4 FIGURE 3 Fundamental response Third order Intercept point Output Level (dbm) Third order response Noise Floor Input Level (dbm) FIGURE 3 shows a plot of the output signal against the fundamental input. The theoretical output is shown as usual by the dotted line. The third order IM products rise above the noise level as shown at some input level and increase as the cube of the input signal. The slope of the third order products increases as 3 db for every 1 db increase in the response to the fundamental. The third order product line also saturates. A very important parameter can be defined if the third order line is also continued ( theoretically) upwards and made to intersect with the fundamental ( theoretical) gain line. This point of intersection is the third order intercept point. Receivers have specified third order intercept points. A TIP of 5 to 20 dbm is considered very good to excellent performance. They are still regarded as fairly good up to 0 to 5 dbm TIP s. Anything less than -10dBm is not so good!! If strong interferers are anticipated then acquire/design receivers with the highest TIPs possible for good performance.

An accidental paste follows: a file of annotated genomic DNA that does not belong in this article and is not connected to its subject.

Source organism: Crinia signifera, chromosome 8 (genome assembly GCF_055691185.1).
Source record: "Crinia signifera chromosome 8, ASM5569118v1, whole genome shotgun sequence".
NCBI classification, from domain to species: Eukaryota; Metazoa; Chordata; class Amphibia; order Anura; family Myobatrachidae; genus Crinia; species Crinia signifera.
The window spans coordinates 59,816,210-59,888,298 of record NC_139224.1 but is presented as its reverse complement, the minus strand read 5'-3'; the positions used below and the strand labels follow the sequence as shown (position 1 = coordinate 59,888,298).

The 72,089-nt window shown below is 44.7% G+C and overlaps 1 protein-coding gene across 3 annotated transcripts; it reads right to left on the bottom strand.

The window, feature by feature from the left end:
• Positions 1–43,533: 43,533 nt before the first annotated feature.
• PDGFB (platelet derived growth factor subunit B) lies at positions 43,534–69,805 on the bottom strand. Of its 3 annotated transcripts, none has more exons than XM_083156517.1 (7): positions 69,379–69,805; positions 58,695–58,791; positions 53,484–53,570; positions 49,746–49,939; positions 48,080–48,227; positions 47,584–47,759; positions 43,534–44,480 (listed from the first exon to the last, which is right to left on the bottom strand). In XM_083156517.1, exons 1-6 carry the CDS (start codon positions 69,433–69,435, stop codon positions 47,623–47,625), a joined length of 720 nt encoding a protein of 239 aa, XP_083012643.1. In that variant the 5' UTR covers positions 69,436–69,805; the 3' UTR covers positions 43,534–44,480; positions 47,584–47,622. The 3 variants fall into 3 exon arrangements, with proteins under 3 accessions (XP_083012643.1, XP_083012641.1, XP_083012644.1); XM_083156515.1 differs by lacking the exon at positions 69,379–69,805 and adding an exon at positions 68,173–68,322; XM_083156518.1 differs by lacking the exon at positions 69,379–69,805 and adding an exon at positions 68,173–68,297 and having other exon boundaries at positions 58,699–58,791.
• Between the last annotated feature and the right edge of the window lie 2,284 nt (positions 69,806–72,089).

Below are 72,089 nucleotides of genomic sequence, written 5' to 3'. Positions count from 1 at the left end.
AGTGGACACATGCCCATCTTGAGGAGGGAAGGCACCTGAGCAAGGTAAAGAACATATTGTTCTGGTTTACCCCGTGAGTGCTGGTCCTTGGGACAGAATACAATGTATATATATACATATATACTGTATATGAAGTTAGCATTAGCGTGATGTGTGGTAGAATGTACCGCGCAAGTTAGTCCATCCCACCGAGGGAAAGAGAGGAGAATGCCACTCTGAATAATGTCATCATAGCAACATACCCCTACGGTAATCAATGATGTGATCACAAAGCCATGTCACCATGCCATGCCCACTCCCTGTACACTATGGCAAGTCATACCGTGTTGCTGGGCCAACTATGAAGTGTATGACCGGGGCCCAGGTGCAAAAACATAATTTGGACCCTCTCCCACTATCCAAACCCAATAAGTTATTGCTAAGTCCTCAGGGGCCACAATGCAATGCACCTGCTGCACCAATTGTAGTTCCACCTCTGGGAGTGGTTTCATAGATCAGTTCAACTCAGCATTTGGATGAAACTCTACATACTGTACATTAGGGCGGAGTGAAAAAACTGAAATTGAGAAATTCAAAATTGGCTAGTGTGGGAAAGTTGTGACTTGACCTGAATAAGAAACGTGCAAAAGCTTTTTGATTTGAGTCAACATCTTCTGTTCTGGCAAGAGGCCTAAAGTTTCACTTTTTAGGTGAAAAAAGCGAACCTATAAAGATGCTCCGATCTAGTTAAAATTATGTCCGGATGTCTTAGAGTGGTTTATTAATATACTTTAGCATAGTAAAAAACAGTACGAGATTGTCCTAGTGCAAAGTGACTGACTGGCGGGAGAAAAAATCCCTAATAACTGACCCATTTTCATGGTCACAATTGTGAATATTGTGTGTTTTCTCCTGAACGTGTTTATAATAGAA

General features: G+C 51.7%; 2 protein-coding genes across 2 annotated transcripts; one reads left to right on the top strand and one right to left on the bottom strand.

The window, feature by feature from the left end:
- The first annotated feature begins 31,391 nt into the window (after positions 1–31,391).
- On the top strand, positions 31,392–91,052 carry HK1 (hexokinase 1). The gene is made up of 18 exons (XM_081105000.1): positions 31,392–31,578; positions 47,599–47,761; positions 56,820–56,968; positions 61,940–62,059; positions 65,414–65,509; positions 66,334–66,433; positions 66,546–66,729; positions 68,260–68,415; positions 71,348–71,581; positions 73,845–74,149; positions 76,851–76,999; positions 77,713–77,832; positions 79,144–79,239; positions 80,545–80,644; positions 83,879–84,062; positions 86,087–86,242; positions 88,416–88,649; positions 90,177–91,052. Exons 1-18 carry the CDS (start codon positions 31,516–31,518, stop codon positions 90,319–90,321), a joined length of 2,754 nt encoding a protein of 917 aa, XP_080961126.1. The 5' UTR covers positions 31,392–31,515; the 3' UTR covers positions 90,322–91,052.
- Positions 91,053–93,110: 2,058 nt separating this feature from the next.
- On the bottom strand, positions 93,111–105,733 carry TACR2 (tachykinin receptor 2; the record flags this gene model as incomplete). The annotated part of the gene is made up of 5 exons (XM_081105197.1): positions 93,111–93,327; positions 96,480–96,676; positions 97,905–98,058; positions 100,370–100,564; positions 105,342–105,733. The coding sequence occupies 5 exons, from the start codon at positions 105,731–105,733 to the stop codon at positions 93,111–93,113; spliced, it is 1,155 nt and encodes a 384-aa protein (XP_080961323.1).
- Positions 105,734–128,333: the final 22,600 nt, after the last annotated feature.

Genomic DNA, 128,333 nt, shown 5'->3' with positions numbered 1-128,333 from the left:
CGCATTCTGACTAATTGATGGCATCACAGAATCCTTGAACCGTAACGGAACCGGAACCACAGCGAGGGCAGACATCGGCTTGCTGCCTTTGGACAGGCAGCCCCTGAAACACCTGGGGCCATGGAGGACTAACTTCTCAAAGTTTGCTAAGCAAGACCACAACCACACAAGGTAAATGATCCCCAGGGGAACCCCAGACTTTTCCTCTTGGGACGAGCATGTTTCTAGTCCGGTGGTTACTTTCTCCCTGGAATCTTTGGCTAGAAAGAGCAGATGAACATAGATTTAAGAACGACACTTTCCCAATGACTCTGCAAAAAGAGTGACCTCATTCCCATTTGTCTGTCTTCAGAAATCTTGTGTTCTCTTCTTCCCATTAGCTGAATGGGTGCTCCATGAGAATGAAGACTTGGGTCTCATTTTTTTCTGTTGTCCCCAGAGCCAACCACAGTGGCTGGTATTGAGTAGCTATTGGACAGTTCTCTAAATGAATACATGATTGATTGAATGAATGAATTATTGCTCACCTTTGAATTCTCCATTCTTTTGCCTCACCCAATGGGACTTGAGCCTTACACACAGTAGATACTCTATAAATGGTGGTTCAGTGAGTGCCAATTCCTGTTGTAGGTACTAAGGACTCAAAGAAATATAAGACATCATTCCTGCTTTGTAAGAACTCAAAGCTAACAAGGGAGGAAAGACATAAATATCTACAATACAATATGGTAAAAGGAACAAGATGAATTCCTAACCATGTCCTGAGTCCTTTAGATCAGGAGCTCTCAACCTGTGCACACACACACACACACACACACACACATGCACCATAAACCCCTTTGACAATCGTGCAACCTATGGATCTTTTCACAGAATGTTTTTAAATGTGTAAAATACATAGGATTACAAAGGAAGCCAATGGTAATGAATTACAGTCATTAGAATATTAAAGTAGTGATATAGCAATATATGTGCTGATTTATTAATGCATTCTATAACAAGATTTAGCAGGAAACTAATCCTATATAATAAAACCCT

5 3.0 Receiver dynamic range: The receiver dynamic range may be defined as the range from the minimum discernable signal to the maximum allowable signal in dbs. The above description is simple and easy to understand. However many other definitions are also used. Another definition of dynamic range states that it is the difference in the input signal between the sensitivity figure ( e.g 0.7uV for 20 db S+N/N) and the level that drives the receiver far enough into saturation to create defined amount of distortion in the output signal. Another definition of dynamic range defines the difference in db from the sensitivity level to the 1 db compression point. Yet another definition defines dynamic range as the range of signals from the sensitivity to the blocking level. All of these are single signal definitions, so they do not account for the receiver s dynamic parameters. If dynamic effects are taken into account another definition of dynamic range is the range of signals over which the dynamic effects do not exceed the noise floor of the receiver. A recommendation is that the dynamic range should be 2/3 of the difference between the noise floor and the TIP in a 3 khz bandwidth. The dynamic range specification difference using single signal and multi-signal can sometimes be 40dB. Therefore it is important to specify the dynamic range carefully to avoid problems. 4.0 Blocking: Blocking specifications refer to the capability of the receiver to withstand extremely powerful signals that are a minimum of 20kHz away from the required signal. If the input of the receiver has these strong unwanted signals in close proximity to the desired signal, they cause the receiver to lose sensitivity to the desired signal. Please see FIGURE 4 below.